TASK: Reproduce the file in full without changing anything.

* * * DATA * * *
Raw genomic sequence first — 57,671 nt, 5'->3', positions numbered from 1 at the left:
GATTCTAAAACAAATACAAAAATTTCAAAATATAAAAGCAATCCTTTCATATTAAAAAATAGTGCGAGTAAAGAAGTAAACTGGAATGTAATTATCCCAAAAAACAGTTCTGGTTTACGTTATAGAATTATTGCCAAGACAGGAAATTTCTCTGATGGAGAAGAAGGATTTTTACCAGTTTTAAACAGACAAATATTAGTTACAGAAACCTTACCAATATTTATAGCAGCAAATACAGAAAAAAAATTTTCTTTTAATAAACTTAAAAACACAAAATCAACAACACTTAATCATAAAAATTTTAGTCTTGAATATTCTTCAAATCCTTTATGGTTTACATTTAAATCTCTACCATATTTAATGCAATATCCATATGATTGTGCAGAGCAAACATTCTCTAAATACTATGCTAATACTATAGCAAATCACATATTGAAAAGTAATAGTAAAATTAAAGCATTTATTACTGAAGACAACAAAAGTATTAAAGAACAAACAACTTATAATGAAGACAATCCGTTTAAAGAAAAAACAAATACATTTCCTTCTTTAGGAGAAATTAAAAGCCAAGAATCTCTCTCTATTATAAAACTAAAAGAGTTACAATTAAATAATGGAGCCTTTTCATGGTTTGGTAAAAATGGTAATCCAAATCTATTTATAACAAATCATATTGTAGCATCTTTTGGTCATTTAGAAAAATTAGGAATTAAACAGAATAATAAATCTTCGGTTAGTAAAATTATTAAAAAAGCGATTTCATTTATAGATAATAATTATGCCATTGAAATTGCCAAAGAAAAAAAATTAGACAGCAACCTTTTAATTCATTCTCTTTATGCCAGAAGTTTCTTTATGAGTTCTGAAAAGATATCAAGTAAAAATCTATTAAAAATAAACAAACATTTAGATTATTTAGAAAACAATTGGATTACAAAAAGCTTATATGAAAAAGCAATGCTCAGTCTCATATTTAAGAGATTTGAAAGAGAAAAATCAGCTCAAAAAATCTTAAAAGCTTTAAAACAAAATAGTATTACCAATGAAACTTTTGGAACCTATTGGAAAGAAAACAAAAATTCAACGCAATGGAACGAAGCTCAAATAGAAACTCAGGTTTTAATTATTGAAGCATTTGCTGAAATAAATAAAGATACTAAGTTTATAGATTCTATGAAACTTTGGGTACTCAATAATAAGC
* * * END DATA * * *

Raw genomic sequence first — 57,671 nt, 5'->3', positions numbered from 1 at the left:
GATTCTAAAACAAATACAAAAATTTCAAAATATAAAAGCAATCCTTTCATATTAAAAAATAGTGCGAGTAAAGAAGTAAACTGGAATGTAATTATCCCAAAAAACAGTTCTGGTTTACGTTATAGAATTATTGCCAAGACAGGAAATTTCTCTGATGGAGAAGAAGGATTTTTACCAGTTTTAAACAGACAAATATTAGTTACAGAAACCTTACCAATATTTATAGCAGCAAATACAGAAAAAAAATTTTCTTTTAATAAACTTAAAAACACAAAATCAACAACACTTAATCATAAAAATTTTAGTCTTGAATATTCTTCAAATCCTTTATGGTTTACATTTAAATCTCTACCATATTTAATGCAATATCCATATGATTGTGCAGAGCAAACATTCTCTAAATACTATGCTAATACTATAGCAAATCACATATTGAAAAGTAATAGTAAAATTAAAGCATTTATTACTGAAGACAACAAAAGTATTAAAGAACAAACAACTTATAATGAAGACAATCCGTTTAAAGAAAAAACAAATACATTTCCTTCTTTAGGAGAAATTAAAAGCCAAGAATCTCTCTCTATTATAAAACTAAAAGAGTTACAATTAAATAATGGAGCCTTTTCATGGTTTGGTAAAAATGGTAATCCAAATCTATTTATAACAAATCATATTGTAGCATCTTTTGGTCATTTAGAAAAATTAGGAATTAAACAGAATAATAAATCTTCGGTTAGTAAAATTATTAAAAAAGCGATTTCATTTATAGATAATAATTATGCCATTGAAATTGCCAAAGAAAAAAAATTAGACAGCAACCTTTTAATTCATTCTCTTTATGCCAGAAGTTTCTTTATGAGTTCTGAAAAGATATCAAGTAAAAATCTATTAAAAATAAACAAACATTTAGATTATTTAGAAAACAATTGGATTACAAAAAGCTTATATGAAAAAGCAATGCTCAGTCTCATATTTAAGAGATTTGAAAGAGAAAAATCAGCTCAAAAAATCTTAAAAGCTTTAAAACAAAATAGTATTACCAATGAAACTTTTGGAACCTATTGGAAAGAAAACAAAAATTCAACGCAATGGAACGAAGCTCAAATAGAAACTCAGGTTTTAATTATTGAAGCATTTGCTGAAATAAATAAAGATACTAAGTTTATAGATTCTATGAAACTTTGGGTACTCAATAATAAGC